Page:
Does it feel like you seldom make real progress on your goals? Are you good at making time to set goals but not so good at actually achieving them? Have you ever wondered why your new year’s resolutions consistently fail? If you would like to routinely achieve the goals you set, there are two key components you need to understand.
The first is that you have the greatest probability of achieving goals that are consistent with your highest true values. What does this mean? I use the term “true values” because I’m not talking about those principles commonly espoused in books and training programs – principles such as loyalty, integrity, and honesty. Rather, your true values are the things that are a demonstrated priority in your life. Values such as travel, raising children, building a business, and eating organic might all fit the bill. When you set goals that are in alignment with these values, you are more likely to achieve them because you are already committed to the underlying behaviours necessary to make them happen and you don’t have competing objectives.
For example, if you set a goal of losing 20 pounds but you don’t actually value fitness or health above the other values you commit your time to, you’re unlikely to maintain the long term behaviour changes necessary for achieving the goal. You will naturally revert to the behaviours that support your highest true values. The solution? You can either accept your true values as they are and set goals that are consistent with them; or you can do some work to change your highest true values so that they are values that support the goals you set. (The latter is very doable and is a process I teach in coaching and several of my workshops.)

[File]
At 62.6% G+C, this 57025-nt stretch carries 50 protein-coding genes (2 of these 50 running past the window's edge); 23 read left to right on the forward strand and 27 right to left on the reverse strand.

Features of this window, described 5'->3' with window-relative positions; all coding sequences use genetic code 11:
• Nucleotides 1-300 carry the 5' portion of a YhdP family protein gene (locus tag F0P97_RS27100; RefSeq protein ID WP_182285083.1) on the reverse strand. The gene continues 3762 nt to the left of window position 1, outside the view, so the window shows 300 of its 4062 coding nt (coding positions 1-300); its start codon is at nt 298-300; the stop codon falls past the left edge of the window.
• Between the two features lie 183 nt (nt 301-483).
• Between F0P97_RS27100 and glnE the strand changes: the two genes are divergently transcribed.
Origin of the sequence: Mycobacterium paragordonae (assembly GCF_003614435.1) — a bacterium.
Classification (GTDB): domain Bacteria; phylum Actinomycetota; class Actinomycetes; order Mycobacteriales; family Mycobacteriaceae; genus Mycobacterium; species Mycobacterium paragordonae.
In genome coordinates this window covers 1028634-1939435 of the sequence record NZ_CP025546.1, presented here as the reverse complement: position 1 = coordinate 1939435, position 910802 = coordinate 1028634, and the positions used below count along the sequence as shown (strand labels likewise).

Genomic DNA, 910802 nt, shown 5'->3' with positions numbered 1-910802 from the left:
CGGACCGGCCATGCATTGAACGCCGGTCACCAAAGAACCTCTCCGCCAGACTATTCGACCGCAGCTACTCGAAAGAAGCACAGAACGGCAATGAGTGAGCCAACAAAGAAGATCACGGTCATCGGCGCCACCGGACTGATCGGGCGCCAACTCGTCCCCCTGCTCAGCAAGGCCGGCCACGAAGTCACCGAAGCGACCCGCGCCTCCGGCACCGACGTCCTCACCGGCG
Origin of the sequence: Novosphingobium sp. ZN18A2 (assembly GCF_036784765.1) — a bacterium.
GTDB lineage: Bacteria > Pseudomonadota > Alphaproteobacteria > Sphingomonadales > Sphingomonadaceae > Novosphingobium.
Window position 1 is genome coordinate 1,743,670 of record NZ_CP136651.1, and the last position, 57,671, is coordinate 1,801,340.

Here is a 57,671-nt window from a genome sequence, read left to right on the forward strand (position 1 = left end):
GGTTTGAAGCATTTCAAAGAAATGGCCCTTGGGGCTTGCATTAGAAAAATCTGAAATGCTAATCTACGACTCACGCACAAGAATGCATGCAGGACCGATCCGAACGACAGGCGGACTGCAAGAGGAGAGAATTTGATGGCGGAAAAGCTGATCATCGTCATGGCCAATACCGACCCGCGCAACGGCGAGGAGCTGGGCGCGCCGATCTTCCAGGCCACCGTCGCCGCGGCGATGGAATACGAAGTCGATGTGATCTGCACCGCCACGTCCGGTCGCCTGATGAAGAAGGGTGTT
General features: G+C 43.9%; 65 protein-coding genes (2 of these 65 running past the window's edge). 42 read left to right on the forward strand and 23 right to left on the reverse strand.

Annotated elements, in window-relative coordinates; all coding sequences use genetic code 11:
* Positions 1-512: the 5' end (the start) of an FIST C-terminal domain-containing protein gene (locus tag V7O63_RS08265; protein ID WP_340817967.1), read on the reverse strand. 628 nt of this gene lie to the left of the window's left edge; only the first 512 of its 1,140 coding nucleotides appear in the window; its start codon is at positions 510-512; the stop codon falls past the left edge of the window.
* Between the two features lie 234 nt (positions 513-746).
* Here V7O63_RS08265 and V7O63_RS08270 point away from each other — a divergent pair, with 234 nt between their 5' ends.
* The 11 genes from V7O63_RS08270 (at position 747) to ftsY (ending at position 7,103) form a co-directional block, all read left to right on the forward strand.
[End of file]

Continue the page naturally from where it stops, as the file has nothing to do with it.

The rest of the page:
The second key component to achieving the goals you set is being able to clearly articulate them in specific detail. I was a major violator of this fundamental rule in the early days of my goal setting. I would set goals like wanting to “be happy” and “have a career I loved” but without defining what that meant, I struggled to make plans or know if I was making progress. Let’s take for example, the relatively simple goal of taking a vacation “somewhere nice”. Depending on your criteria for “nice”, you’ve still got the whole world open to you. Are you going to a beach or the mountains? A city or the country? Somewhere foreign or domestic? Will you be spending time in museums, at the theatre, or an amusement park? Until you specify what you want in a vacation, it’s nearly impossible to start taking the steps to make it happen.
The same holds true with any other goal you set. I consistently work with people who initially have vague goals for their personal and professional life. They want to be healthy but haven’t defined what that means for them – is it more energy, better memory, or perhaps less arthritis? They want to improve relationships but haven’t considered whether that means spending more time (or less) with a loved one, or how much and what kind of time. They want to grow their business but can’t tell you by what percentage or how much revenue, and can’t give you a time frame for doing it. These clients are frustrated at what they perceive is a failure to achieve goals but with very little digging, they realize they don’t actually know what their goals are.
While other things will also be necessary to achieving your goals – developing a workable plan, spending time regularly focusing on your goal, perhaps seeking the assistance of other experts – the most critical step is laying the foundation for success by setting effective and realistic goals. Make your goals consistent with your highest true values, and be specific and clear about what those goals are and you’ll be well on your way from goal setting to goal achieving.